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Earlier this week the Stars and Stripes posted an article that read, “Female veterans, service members not seeking needed services.” It spoke on the growing issue of women veterans ignoring their veteran status and all available support and benefits, but it never really answered why.
Sure, we can make some obvious conclusions, like the percentage of females who have experienced sexual trauma while in the military will often choose to avoid anything affiliated with their service. There is also the theory that women tend to put their needs last and neglect to acknowledge their military experiences due to family obligations. But I think that there is another reason we are we distancing each other to our own demise.
The military instills in us the importance of teamwork and unity. It builds a sense of comradery greater than you will find in any other institution. So why are we not seeing sorority sister-like bonds flourishing in the military and post service? Shouldn’t we all be prospering in our ventures and optimizing our successes through the aid and support from fellow veteran mentors and peers? Or has the military trained us to snub each other.”
Many women who have served in the military would contend that they would rather take a bullet than show any sign of fragility among your male peers. You are always over compensating for the fact that you are an equal, and needlessly for that matter. How many guys passed out while getting their vaccinations at Basic Training? Or how many males would regularly fail a PT test, or attempt to get out of field training, or do anything that discredits them? The answer is a lot of them, and all of the time. So why do women get so queasy at the thought of one of their female peers pulling a sissy move? Easy: because that makes ALL of us look bad. When you are a female in the military, you are representing ALL females in the military at all times. The guys have 40 others in a formation that they can hide behind when they want to take a slack day; YOU however, stand out like bright red nail polish in uniform. Just one mention of a menstrual cramp and you shame the entire female population in service, and they will all hate you for it. Managing that daily fear of failure and extremely high self-efficacy starts to create an anxiety in all of us that undoubtedly contributes to the higher rates of transitional issues our female veterans are facing. When you are constantly protecting your image and defending your worth, self-doubt is inevitable, and that will only tenfold when you leave the structured military life.
With more women not seeking assistance perhaps we are witnessing just how damaging those higher expectations we set for ourselves can be, and how our stubborn unwillingness to admit any weakness can go dangerously beyond military service.
We need to abolish our destructive behaviors learned from our service and start standing up for ourselves and our fellow female veterans. Regardless of branch of military and service time, we are all women who have survived the hell of training, for many of us combat, and have stood their ground in a male dominated field.
So my sisters, remember this: next time you have the opportunity to reach out to another female veteran understand that you have more in common with that other women than you do the entire population, and you both need to give each other some recognition, support and serious credit where it is due.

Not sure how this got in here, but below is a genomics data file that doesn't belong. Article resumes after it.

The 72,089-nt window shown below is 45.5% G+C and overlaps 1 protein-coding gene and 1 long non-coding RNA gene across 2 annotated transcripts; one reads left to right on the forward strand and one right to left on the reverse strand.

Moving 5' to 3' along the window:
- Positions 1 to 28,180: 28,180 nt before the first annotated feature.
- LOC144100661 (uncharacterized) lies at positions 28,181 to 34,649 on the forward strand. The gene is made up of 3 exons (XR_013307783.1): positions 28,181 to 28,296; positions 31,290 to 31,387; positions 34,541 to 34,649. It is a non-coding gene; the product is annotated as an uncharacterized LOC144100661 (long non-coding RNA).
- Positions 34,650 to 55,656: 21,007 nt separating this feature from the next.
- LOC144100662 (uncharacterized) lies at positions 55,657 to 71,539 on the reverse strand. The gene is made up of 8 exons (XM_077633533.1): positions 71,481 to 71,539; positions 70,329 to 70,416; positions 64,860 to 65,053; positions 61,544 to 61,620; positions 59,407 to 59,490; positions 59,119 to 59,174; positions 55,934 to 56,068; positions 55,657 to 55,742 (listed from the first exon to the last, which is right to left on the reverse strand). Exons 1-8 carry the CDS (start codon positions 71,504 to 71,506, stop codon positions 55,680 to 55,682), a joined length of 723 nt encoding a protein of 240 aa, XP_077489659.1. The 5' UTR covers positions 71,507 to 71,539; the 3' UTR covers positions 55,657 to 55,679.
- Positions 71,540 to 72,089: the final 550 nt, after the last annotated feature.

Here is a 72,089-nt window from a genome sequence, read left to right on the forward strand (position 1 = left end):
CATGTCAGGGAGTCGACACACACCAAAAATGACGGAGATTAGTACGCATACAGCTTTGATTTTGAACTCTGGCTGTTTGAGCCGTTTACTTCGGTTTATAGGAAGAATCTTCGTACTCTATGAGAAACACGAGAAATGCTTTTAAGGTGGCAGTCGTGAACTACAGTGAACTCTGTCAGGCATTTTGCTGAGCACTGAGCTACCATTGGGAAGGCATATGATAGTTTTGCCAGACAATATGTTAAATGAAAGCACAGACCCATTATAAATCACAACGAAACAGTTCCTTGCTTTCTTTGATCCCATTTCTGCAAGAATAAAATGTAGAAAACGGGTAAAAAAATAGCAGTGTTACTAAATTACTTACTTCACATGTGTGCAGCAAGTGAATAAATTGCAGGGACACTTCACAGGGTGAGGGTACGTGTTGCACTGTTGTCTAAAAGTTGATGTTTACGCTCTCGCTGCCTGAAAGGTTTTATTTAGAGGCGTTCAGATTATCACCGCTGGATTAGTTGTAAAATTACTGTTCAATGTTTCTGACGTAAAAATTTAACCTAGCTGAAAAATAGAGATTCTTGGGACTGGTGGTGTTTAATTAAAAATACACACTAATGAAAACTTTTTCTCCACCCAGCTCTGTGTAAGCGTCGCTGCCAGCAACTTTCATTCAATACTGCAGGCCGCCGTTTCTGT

The Pentagon's top spokesman tried to downplay recent revelations by the Washington Post that U.S. government officials have consistently misled the American public about the war in Afghanistan for nearly two decades.
Washington Post reporter Craig Whitlock first brought to light that several top officials acknowledged to the Office of the Special Inspector General for Afghanistan Reconstruction that the war was going badly despite their optimistic public statements. The report, based on extensive interviews and internal government data, also found that U.S. officials manipulated statistics to create the public perception that the U.S. military was making progress in Afghanistan.
An Army colonel's alleged abuse saddled his wife with ongoing medical needs. Escaping him could bring that care to a screeching halt.
Katherine Burton was sitting on her couch when she heard a scream.
Though she had not yet met her upstairs neighbors, Army. Col. Jerel Grimes and his wife Ellizabeth, Burton went to investigate almost immediately. "I knew it was a cry for help," she recalled of the August 1 incident.
Above her downstairs apartment in Huntsville, Alabama, Jerel and Ellizabeth had been arguing. They had been doing a lot of that lately. According to Ellizabeth, Jerel, a soldier with 26 years of service and two Afghanistan deployments under his belt, had become increasingly controlling in the months since the couple had married in April, forcing her to share computer passwords, receipts for purchases, and asking where she was at all times.
"I was starting to realize how controlling he was, and how manipulative he was," Ellizabeth said. "And he'd never been this way towards me in the 15 years that I've known him."
Taliban fighters attempted to fight their way into Bagram Airfield on Wednesday by invading a medical facility just outside of the base's perimeter, a spokesman for Operation Resolute Support said Wednesday.
J.P. Lawrence of Stars and Stripes and Jim LaPorta of Newsweek first reported that the battle lasted for several hours after using car bombs to attack the hospital, which is near the base's northern corner. Helicopter and fixed-wing aircraft were reportedly used to drop ordnance on the hospital.
Actor Mark Wahlberg will be visiting troops overseas to plug Wahlburgers, a fast-casual restaurant chain owned by the actor and his two brothers, Donnie Wahlberg, and chef Paul Wahlberg.